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Israeli Team Evaluates the Reason Behind the Crash of Spacecraft

The main engine managed to restart soon after, but it was too late: the lander was on a collision course with the moon at 500 kilometers (310.7 miles) per hour

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Team members of the Israel spacecraft, Beresheet, are seen in the control room in Yahud, Israel, April 11, 2019. VOA

The team behind the Israeli spacecraft that crashed into the moon moments before touchdown was working Friday to try and piece together what derailed the ambitious mission, which sought to make history as the first privately funded lunar landing.

SpaceIL, the start-up that worked for over eight years to get the spacecraft off the ground, revealed that a technical glitch triggered a “chain of events” that caused the spacecraft’s engine to malfunction Thursday just 14 kilometers (8.7 miles) above the moon, making it “impossible to stop the spacecraft’s velocity.”

The main engine managed to restart soon after, but it was too late: the lander was on a collision course with the moon at 500 kilometers (310.7 miles) per hour. Radio signals from the spacecraft flat-lined as the scheduled touchdown time came and went, leading engineers to assume that the small spacecraft was scattered in pieces after slamming into the landing site.

The crew said it would conduct comprehensive tests next week to better understand what happened.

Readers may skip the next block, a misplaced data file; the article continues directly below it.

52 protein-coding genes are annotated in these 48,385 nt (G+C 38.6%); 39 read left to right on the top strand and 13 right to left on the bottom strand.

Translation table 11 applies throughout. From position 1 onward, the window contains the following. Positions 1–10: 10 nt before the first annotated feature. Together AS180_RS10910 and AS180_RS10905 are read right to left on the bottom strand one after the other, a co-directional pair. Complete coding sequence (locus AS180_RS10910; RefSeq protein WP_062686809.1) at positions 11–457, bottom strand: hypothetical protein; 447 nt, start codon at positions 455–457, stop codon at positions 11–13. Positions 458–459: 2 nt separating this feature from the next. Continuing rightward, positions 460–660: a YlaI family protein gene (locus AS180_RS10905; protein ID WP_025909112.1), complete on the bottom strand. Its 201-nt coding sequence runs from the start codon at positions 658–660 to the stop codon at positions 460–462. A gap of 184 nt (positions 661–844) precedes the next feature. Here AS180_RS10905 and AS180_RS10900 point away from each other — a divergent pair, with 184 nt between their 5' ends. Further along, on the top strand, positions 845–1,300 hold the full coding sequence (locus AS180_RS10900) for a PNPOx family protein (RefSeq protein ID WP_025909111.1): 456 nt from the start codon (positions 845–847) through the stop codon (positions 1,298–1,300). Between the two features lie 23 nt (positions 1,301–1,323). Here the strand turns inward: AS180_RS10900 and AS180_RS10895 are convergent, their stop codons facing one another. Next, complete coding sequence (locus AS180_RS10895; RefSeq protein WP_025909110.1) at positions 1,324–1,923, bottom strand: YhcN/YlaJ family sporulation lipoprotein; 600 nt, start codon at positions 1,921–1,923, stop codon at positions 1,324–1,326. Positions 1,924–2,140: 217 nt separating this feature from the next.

Had the mission succeeded, it would have made Israel the fourth nation to pull off a lunar landing — a feat only accomplished by the national space agencies of the U.S., Russia and China.

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An image of the lunar surface taken by Israeli spacecraft Beresheet, obtained by Reuters from Space IL on April 11, 2019. VOA

The failure was a disappointing end to a lunar voyage of 6.5 million kilometers (4 million miles), almost unprecedented in length and designed to conserve fuel and reduce price. The spacecraft hitched a ride on a SpaceX rocket launched from Florida in February.

For the past two months, the lander, dubbed Beresheet, Hebrew for “In the Beginning,” traveled around the Earth several times before entering lunar orbit — a first for a privately funded lander. Israel can count itself among seven nations that have successfully orbited the moon.

Although the crash dashed the hopes of engineers and enthusiasts around the world that had been rooting for the scrappy spacecraft’s safe arrival, the team emphasized that the mission was still a success for reaching the moon and coming so close to landing successfully.

Beresheet was about the size of a washing machine. It cost $100 million — more than the entrepreneurs had hoped to spend, but far less than a government-funded spacecraft.

ALSO READ: Israeli Spacecraft Crashes Before it Could Land on Moon

After getting its start in the Google Lunar XPrize Competition, which ultimately ended last year without a winner, Beresheet’s lunar voyage gained momentum over the years, coming to be seen as test of Israel’s technological prowess and potential key to global respect.

“Israel made it to the moon, and Beresheet’s journey hasn’t ended,” said Israeli billionaire Morris Kahn, one of the project’s major sponsors. “I expect Israel’s next generation to complete the mission for us.” (VOA)